SOURCES of power can sometimes emanate from objects that you can quickly get your hands on. For instance, money. Two clichés come to mind with regard to money. Putting them side by side, I will say though that money is not the root of all evil, but if money is used to gain power without accountability, then “absolute power corrupts absolutely.”
Take the case of the proposed confidential funds of the Department of Education. Secretary Sara Duterte, who happens to be the vice president whose office is also asking for confidential funds, is condescending in her attempt to justify her request by saying that (1) education is accordingly “intertwined” with national security, and (2) at the turn, she says however that she cannot provide specifics on how the P150-million would be spent because accordingly it is “confidential.”
Madam Vice President, how stupid do you think we are to accept your line of reasoning that hundreds of millions in confidential funds will be used solely to teach learners about “patriotism, love of country, and defense of the country?” As secretary of education, you know that you could not even talk down to a child in this manner.
What is more, to us Filipinos this is infantilization and to patronize us further by saying that it is up to Congress to determine the allocation of your confidential funds is an insult. Knowing confidently that you have the ruling majority behind you, they can just rubber-stamp your money into your coffers for all the frivolous reasons you can think of.
What is not confidential however is the campaign promise to lower the cost of a kilo of rice to twenty pesos, or the inflationary impact of rising gas prices, or the ever-widening poverty index, or even the clear and present threat to national security with China’s saber-rattling at the West Philippine Sea.
To say that the government has a system to liquidate its expenditures is a settled matter. It is standard especially given one’s position and stature to document expenses with receipts. One can even say that receipts can be tampered with, falsified, or forged. But assuming that government accountants declare these receipts to be in order, the question then becomes: Is the expense justified?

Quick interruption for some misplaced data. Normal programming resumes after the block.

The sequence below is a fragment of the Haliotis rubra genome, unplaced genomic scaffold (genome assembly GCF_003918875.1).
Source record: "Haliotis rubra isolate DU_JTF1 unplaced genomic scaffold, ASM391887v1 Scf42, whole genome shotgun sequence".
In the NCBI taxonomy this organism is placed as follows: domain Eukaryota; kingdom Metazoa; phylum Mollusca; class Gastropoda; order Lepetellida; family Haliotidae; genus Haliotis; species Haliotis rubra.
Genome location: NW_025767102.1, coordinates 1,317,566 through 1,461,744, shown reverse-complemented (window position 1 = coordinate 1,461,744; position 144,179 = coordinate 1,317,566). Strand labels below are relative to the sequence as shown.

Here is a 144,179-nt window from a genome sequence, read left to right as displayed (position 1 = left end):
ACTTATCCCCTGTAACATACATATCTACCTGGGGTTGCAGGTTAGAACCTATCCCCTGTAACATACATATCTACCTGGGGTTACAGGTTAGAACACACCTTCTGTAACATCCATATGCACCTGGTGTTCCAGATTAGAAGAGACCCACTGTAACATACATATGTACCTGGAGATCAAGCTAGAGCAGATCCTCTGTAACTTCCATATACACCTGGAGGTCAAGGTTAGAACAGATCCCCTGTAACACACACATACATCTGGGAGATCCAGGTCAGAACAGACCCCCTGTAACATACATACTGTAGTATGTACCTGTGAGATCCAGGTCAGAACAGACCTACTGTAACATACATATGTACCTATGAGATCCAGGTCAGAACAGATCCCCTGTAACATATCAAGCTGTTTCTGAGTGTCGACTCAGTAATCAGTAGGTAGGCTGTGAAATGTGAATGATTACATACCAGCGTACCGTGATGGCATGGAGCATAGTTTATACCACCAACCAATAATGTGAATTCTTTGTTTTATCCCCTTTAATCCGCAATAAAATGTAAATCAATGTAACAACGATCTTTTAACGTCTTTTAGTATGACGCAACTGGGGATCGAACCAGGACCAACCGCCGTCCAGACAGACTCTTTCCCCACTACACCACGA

This is the reason why the particulars of these “confidential funds” are being sought. To say that the specifics cannot be disclosed because of the confidential nature of the request is not only unconscionable, but it is also abusive and does not merit any consideration from either a moral or legal standpoint.
The Beatles were not referring to a firearm when they sang “Happiness is a Warm Gun” but that will be for another discussion. For this discussion on power, I refer to the cold, hard steel of a pistol felt on one’s grip. For sure that was on the mind of Wilfredo Gonzales when he pulled a gun on an unarmed cyclist during one of those instances of traffic altercation and road rage caught on cellphone video.
Gonzales’ excuse does not bear repeating here. What is telling, however, is the fact that he was a former police officer, albeit dismissed. Regardless of the pretext of his previous career, as a (former) cop he should know only to draw his firearm if there is an imminent threat. In fact, their training prescribes that the retaining strap of the gun holster will only be unsnapped if the danger from a belligerent party is ascertained.
But as seen from the viral footage, Gonzales alighted from his vehicle with his firearm already drawn, clearly intending to threaten, intimidate, or shoot at the cyclist who was riding within the assigned bicycle lane, but perniciously drew the ire of Gonzales because he tapped on his vehicle in an attempt to assert his right of way.
But even if the cyclist slammed on the vehicle, what Gonzales had demonstrated was unjustifiable. He had delusions of power and grandeur occasioned by the thought that he can just conveniently take a life simply by pulling the trigger of a gun that he had already cocked. Or perhaps he thinks a gun can compensate for the fact that he was a disgraced former police officer.
And if his delusion is determined to be a disorder then he is not psychologically fit to own a firearm, let alone four. A person in his right mind would know that only self-defense can justify an armed retaliation. The cyclist was not provocative. On the contrary, it was Gonzales who smacked the guy who went on to decide not to pursue any charges against Gonzales out of fear for his life.
The National Rifle Association (NRA), which is the foremost advocate for the constitutional right to bear arms in the United States, always blames access to firearms by those who are mentally unfit for the proliferation of gun violence in America. Given comparatively more stringent gun laws in the Philippines which require those who want to obtain permits to carry firearms to undertake a battery of psychological evaluations, why is an apparently disturbed person like Gonzales able to slip through the system?
Whether one blames social media for the perceived vilification of his person, or an education secretary professing patriotism, and love and defense of the country to justify the grant of concealed funds, these are the refuge of the delusional, and it is about time we all come instead, to the defense of the defenseless rather than make excuses for thugs and kingpins in our society.